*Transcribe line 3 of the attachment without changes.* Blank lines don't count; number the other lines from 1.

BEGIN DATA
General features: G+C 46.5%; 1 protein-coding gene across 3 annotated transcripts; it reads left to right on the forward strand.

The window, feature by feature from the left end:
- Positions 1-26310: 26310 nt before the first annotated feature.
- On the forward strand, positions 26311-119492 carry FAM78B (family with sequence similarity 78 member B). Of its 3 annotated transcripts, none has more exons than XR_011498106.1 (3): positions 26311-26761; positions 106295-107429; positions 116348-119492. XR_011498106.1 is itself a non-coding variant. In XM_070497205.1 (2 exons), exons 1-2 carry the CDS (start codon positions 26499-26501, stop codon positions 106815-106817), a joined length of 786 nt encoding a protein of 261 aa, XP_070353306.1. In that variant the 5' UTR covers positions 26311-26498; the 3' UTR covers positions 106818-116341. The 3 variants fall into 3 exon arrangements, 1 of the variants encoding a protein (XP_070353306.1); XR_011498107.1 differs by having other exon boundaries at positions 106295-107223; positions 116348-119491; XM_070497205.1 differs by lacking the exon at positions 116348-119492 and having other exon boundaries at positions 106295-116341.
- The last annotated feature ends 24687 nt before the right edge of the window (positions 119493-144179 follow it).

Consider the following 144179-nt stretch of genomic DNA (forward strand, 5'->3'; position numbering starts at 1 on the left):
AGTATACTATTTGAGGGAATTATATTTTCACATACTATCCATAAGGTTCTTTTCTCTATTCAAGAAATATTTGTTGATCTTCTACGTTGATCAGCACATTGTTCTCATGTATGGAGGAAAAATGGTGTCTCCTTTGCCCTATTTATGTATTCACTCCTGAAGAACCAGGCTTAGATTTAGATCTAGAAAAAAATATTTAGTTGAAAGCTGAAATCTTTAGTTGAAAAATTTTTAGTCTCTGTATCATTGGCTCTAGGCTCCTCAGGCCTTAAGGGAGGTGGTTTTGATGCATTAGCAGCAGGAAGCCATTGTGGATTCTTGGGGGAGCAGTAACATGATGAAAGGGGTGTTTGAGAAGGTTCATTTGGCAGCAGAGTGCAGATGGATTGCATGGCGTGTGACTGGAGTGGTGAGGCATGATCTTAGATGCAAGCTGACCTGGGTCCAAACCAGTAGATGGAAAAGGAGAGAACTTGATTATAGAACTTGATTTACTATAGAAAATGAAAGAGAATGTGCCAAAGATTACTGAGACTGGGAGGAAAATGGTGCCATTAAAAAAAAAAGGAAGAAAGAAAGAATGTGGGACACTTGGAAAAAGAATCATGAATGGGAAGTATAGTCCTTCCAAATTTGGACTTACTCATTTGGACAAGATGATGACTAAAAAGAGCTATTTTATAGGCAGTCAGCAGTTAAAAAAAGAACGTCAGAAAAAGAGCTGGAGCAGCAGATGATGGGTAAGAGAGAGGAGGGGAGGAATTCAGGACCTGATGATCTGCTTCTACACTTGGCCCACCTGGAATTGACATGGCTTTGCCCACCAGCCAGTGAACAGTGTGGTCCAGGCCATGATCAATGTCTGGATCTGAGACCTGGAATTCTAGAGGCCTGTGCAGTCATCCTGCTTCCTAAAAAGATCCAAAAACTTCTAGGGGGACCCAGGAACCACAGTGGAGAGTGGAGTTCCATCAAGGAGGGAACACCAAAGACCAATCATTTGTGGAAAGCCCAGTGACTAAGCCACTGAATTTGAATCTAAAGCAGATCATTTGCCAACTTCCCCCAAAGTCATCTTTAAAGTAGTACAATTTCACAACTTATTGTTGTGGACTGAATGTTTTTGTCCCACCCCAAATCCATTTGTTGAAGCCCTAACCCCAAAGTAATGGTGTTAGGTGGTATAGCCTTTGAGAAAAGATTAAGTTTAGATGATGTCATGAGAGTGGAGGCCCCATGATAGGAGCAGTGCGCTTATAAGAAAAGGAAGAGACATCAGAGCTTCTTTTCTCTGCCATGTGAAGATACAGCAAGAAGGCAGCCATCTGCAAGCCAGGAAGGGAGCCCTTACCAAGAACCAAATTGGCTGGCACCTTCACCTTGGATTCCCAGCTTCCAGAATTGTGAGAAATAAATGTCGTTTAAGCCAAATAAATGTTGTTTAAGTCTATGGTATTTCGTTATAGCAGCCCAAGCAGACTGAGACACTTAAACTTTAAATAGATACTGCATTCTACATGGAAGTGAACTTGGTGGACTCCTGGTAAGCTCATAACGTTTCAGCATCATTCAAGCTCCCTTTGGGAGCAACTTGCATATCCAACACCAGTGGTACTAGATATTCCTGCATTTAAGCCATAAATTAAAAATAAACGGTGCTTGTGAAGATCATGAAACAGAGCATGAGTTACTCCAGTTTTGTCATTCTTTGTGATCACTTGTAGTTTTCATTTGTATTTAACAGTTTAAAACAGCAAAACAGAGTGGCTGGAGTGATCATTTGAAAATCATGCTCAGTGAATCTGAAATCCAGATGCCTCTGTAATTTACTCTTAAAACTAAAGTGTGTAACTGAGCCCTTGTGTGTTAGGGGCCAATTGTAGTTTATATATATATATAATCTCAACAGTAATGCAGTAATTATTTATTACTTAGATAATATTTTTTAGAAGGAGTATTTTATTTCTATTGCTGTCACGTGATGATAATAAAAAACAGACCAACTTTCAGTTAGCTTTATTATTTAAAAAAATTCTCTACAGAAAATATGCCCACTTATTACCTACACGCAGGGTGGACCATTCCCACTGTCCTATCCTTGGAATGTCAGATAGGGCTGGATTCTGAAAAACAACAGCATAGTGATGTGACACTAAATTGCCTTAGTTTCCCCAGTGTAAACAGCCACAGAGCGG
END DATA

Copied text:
- Positions 1-26310: 26310 nt before the first annotated feature.